UK lower house passes controversial ‘3-parent babies’ law

World Today

On Tuesday Feb. 3, 2015, British lawmakers have voted to allow scientists to use controversial techniques to create babies from the DNA of three people to prevent children from inheriting potentially fatal diseases from their mothers. (AP Photo/PA, Ben Birchall, File)

The United Kingdom’s lower house voted Tuesday to allow scientists to create babies from the DNA of three people. A move that could make Britain the first country in the world to genetically modify embryos which may prevent some children from inheriting potentially fatal diseases.

The vote in the House of Commons was 382-128 in favor. The bill must next be approved by the House of Lords before becoming law.

The controversial techniques aim to prevent mothers from passing on inherited diseases and involves altering a human egg or embryo before transferring it into the mother. British law currently forbids any such modification and critics say approving the techniques could lead to the creation of “designer babies.”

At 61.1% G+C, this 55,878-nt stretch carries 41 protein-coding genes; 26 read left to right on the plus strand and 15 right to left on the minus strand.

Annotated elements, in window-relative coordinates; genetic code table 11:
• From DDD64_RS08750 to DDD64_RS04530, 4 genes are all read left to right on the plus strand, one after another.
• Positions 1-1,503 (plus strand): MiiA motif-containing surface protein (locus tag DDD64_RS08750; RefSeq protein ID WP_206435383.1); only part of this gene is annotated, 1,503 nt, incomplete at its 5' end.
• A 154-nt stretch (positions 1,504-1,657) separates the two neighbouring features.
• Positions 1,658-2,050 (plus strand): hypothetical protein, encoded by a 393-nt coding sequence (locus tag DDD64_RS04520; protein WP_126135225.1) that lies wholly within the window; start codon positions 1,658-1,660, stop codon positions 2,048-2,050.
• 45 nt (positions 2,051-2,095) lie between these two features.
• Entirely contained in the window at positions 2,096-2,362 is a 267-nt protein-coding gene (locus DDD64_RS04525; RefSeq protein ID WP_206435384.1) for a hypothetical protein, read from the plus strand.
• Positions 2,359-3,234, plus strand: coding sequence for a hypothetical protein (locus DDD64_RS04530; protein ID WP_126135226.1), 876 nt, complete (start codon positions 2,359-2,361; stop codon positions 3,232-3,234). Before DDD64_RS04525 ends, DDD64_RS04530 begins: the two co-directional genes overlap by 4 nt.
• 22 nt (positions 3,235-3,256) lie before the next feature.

Defects in the mitochondria can result in diseases including muscular dystrophy, heart, kidney, and liver failure, and severe muscle weakness.

The technology is completely different from that used to create genetically-modified foods, where scientists typically select individual genes to be transferred from one organism into another.

In the U.K. House of Commons, health minister Jane Ellison kicked off the debate by urging support for the change.

“This is a bold step to take, but it is a considered and informed step,” Ellison said, of the proposed technology to help women with mitochondrial diseases.

Critics, however, say the techniques cross a fundamental scientific boundary, since the changes made to the embryos will be passed on to future generations.

Report complied with information from The Associated Press